Automated image processing tools for quantitative SPECT and PET scans

Tech ID: T-019331

Engineers in Washington University’s Computational Medical Imaging Lab have developed automated, machine-learning techniques to improve nuclear medicine imaging (SPECT and PET). These tools include estimation-based segmentation methods to define boundaries and ASC (attenuation and scatter compensation) methods that improve sensitivity without needing CT transmission.

Spatial resolution in PET and SPECT images can be limited by partial volume effects (PVE) that arise from blur and tissue fraction effects (TFE). Furthermore, low resolution scatter and the resultant attenuation and noise can degrade images, leading to quantification errors. It is important to compensate for these artifacts, particularly in small regions located deep in the brain. This technology includes several physics-guided tools that address these problems.

The first tool uses an automated estimation-based segmentation method with a learning architecture to account for PVEs in low resolution images. It provides a continuous estimate of tissue fraction area within each pixel or voxel. In addition, it is faster, lower-cost and less variable than manual delineation. It has been demonstrated on 2D PET scans to identify tumor boundaries and on 3D SPECT/ dopamine-transporter (DaT)-scan SPECT to define multiple small brain regions affected by Parkinson’s disease (caudate, putamen, and globus pallidus).

The second tool utilizes the entire SPECT emission data in list mode format (the scatter window along with the conventional photopeak window) for rigorous attenuation and scatter compensation (ASC). By including photons from the scatter window, this technique increases the number of photons available to perform reconstruction, thereby improving sensitivity. Furthermore, the method does not require a CT transmission scan, thus reducing time and radiation exposure to the patient. This ASC technique can enable reliable SPECT quantification for end-user applications such as quantifying biomarkers or dosimetry analysis.

Stage of Research

Proof-of-principle in highly clinically realistic simulation studies:

  • Estimation-based segmentation method:
    • significantly out-performed several conventional methods (including U-net-based methods)
    • improved qualitative and quantitative accuracy of PET (non-small cell lung cancer) and SPECT (DaT-scan with accurate boundaries of small brain structures)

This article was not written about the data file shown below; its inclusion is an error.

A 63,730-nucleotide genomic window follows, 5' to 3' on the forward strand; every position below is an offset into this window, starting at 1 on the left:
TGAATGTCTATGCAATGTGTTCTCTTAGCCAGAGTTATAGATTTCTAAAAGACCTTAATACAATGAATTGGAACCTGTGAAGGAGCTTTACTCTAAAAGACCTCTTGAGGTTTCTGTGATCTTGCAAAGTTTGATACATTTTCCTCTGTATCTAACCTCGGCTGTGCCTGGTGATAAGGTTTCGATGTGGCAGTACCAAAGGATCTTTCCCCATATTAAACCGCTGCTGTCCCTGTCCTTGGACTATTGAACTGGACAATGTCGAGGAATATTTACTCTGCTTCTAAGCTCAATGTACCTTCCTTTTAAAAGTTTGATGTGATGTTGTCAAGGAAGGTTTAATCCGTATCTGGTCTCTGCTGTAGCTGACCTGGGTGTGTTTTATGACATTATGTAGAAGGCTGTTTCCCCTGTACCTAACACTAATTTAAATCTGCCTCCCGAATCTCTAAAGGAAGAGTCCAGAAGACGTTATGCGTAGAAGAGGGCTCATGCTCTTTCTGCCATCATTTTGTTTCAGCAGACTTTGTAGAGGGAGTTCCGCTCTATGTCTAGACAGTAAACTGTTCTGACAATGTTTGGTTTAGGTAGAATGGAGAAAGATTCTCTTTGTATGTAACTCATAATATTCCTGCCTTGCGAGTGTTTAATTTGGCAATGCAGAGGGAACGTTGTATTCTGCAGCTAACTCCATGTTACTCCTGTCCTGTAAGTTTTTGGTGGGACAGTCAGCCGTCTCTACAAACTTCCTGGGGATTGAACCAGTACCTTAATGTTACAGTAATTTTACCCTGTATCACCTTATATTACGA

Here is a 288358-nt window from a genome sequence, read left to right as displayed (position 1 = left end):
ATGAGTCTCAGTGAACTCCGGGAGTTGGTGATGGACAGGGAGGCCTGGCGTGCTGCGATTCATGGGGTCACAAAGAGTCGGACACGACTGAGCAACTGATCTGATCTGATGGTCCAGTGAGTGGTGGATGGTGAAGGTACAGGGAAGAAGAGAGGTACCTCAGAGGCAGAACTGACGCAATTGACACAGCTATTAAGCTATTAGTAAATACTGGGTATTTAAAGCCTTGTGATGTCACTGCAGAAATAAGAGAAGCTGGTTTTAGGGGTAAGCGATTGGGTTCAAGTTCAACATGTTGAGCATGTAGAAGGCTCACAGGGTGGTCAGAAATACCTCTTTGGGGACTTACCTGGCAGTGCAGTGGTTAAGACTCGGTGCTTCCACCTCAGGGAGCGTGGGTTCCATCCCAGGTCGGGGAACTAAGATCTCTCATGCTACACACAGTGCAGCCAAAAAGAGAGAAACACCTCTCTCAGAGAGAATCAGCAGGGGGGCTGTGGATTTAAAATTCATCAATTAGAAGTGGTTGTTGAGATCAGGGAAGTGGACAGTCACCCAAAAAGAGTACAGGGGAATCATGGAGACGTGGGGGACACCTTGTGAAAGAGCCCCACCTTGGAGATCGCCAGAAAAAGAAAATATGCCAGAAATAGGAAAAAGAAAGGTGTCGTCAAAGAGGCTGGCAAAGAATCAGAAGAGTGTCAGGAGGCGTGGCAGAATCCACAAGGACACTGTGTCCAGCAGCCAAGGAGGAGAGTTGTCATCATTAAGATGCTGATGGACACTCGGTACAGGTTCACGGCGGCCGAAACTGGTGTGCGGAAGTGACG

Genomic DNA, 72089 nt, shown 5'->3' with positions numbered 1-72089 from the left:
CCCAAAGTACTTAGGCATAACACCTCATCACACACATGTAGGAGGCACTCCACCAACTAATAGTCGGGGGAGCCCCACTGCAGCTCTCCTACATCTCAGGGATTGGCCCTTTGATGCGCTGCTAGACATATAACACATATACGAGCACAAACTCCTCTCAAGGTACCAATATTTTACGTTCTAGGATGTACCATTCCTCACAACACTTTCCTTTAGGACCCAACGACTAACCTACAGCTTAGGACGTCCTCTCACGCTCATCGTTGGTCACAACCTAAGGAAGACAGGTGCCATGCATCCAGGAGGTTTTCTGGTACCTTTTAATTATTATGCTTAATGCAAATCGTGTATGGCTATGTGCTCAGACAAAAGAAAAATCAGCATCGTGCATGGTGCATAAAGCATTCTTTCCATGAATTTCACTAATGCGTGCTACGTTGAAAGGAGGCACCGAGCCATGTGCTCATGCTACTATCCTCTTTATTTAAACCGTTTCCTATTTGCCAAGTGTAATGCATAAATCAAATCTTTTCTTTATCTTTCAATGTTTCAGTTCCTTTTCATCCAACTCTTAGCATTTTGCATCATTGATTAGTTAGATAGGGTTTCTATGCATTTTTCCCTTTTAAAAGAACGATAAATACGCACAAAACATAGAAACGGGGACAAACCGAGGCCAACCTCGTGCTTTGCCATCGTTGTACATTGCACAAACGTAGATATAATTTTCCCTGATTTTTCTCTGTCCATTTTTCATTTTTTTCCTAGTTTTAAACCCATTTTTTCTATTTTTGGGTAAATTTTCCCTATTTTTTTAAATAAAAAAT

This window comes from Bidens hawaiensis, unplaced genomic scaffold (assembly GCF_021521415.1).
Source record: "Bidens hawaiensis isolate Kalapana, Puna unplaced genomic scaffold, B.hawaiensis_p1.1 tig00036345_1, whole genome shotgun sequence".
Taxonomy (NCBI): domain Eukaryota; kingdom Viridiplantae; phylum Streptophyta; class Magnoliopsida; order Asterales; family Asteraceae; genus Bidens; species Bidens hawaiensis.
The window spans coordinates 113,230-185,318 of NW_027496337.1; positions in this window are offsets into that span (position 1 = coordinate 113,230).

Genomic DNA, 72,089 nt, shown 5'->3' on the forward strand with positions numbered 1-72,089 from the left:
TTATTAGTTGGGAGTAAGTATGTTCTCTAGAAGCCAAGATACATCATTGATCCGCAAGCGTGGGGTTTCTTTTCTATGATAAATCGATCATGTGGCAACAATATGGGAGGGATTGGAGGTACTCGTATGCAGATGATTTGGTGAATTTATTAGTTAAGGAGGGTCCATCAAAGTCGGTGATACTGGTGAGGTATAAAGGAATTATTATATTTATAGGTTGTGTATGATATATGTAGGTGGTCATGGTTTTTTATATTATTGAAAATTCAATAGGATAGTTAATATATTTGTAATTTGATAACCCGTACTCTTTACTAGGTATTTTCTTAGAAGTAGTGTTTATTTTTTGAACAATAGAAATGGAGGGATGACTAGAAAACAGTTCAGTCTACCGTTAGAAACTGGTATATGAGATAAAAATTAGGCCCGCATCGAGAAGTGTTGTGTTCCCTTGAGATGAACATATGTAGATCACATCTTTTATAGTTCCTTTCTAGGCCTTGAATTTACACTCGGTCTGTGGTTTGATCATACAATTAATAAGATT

• demonstrated reliable performance for different clinical configurations
  • ASC methods:
    • improved quantification of DaT-scan SPECT (compared with using photopeak window only or using binned data)
    • demonstrated performance equivalent to ASC techniques that use transmission scans – validated on quantitative and diagnostic tasks for DaT-scan SPECT and myocardial perfusion SPECT, respectively


  • Nuclear medicine image processing with end-user applications such as:
    • PET-based radiotherapy planning and quantification of radiometric and volumetric features (e.g., tumor segmentation and estimating tumor fraction area)
    • DaT-scan SPECT to diagnosis and assess severity in Parkinson’s disease
    • SPECT for coronary artery disease

Key Advantages

  • Faster, quantitatively accurate results with fully automated segmentation:
    • no inter- and intra-reader variability
    • accounts for both sources of PVEs (blur and tissue fraction effects)
    • sub-voxel resolution provides for PVE with more accurate boundaries even in small structures
    • segments globus pallidus in DaTscan SPECT images, a region that is almost impossible to segment manually and for which, no computer-aided tools are available
  • Improved image resolution with attenuation and scatter compensation:
    • enhances effectiveness of quantification and visual interpretation
    • breaks conventional sensitivity limits for precise regional quantification (e.g., globus pallidus and substantia nigra in brain)
    • no transmission scan needed – eliminates radiation from CT scan and reduces risk of misalignment from different modalities


Patents: Application pending

Related Web Links: Computational Medical Imaging (CMI) Lab

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